Record Display for the EPA National Library Catalog

RECORD NUMBER: 40 OF 61

OLS Field Name OLS Field Data
Main Title Pulmonary Function and Symptom Responses after 6.6-Hour Exposure to 0.12 ppm Ozone with Moderate Exercise (Journal Version).
Author Folinsbee, L. J. ; Horstman, D. H. ; McDonnell, W. F. ;
CORP Author Health Effects Research Lab., Research Triangle Park, NC. ;Environmental Monitoring and Services, Inc., Chapel Hill, NC.
Publisher c1988
Year Published 1988
Report Number EPA/600/J-88/052;
Stock Number PB89-110308
Additional Subjects Ozone ; Exercise(Physiology) ; Respiration ; Exposure ; Methacholines ; Toxicology ; Reprints ; Health effects ; Air pollution effects(Humans) ; Respiratory function tests ; Airway resistance
Holdings
Library Call Number Additional Info Location Last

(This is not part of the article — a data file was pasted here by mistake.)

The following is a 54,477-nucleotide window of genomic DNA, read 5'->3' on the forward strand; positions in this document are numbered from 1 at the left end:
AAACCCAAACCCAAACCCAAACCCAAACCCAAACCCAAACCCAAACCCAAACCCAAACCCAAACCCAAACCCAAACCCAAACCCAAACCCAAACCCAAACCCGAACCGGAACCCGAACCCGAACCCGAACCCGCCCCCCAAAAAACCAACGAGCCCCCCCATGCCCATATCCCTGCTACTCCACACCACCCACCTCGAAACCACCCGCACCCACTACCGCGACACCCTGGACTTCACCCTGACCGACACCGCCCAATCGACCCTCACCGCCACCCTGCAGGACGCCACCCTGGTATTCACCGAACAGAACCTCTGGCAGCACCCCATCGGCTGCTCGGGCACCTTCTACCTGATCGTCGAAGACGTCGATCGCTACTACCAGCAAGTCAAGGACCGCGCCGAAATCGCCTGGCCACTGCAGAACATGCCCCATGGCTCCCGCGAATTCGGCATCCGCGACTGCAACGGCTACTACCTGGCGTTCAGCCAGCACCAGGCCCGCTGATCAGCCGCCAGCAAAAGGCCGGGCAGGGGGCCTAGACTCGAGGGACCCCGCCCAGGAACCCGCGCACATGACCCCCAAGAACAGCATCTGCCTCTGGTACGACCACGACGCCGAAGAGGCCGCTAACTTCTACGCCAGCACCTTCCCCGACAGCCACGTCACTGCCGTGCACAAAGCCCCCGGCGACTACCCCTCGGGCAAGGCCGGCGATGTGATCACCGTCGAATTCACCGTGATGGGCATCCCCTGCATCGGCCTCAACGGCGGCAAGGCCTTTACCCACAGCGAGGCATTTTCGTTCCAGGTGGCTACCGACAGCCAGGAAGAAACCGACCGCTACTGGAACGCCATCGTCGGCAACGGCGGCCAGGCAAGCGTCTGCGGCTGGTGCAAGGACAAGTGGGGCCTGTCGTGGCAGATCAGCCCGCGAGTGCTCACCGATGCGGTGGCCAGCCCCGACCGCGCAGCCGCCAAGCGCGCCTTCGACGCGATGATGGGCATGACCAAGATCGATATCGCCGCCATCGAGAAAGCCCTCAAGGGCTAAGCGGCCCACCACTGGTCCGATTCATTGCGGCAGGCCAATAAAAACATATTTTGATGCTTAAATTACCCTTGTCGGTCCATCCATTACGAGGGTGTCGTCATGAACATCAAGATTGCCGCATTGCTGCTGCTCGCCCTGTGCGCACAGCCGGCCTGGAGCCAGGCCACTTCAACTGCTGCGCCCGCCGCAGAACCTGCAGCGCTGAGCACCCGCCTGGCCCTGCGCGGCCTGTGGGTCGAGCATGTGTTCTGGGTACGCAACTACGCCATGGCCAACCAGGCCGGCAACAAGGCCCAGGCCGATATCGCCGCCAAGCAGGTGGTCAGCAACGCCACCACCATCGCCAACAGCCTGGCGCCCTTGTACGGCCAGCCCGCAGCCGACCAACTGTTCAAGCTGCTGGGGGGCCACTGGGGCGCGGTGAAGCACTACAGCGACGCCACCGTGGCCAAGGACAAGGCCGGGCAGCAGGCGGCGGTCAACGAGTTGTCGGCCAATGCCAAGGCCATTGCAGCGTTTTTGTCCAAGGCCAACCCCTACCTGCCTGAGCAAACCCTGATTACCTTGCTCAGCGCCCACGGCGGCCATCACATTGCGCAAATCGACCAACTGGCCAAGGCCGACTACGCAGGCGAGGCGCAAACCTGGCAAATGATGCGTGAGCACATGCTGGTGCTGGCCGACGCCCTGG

Modified
Checkout
Status
NTIS  PB89-110308 Most EPA libraries have a fiche copy filed under the call number shown. Check with individual libraries about paper copy. NTIS 03/14/1989
Collation 10p
Abstract
Episodes occasionally occur when ambient ozone (03) levels remain at or near 0.12 ppm for more than 6 h. The hypothesis that prolonged exposure to 0.12 ppm 03 would result in progressively larger changes in respiratory function and symptoms over time was tested. Ten nonsmoking males (18-35 yr) were exposed once to clear air (CA) and once to 0.12 pp, 03 for 6.75 h. Exposures consisted of six 50-min exercise periods, each followed by 10-min rest and measurement; a 45-min lunch period followed the third exercise period. Exercise ventilation averaged approximately 40 1/min. Forced expiratory and inspiratory spirometry and respiratory symptoms were measured prior to exposure and after each exercise. Increases in the symptom ratings of cough and pain on deep inspiration were observed with 03 exposure but not with CA. Airway reactivity to methacholine was approximately doubled following 03 exposure. Spirometry results indicate that prolonged exposure to 0.12 ppm 03 results in a marked increase in non-specific airway reactivity and progressive changes in respiratory function.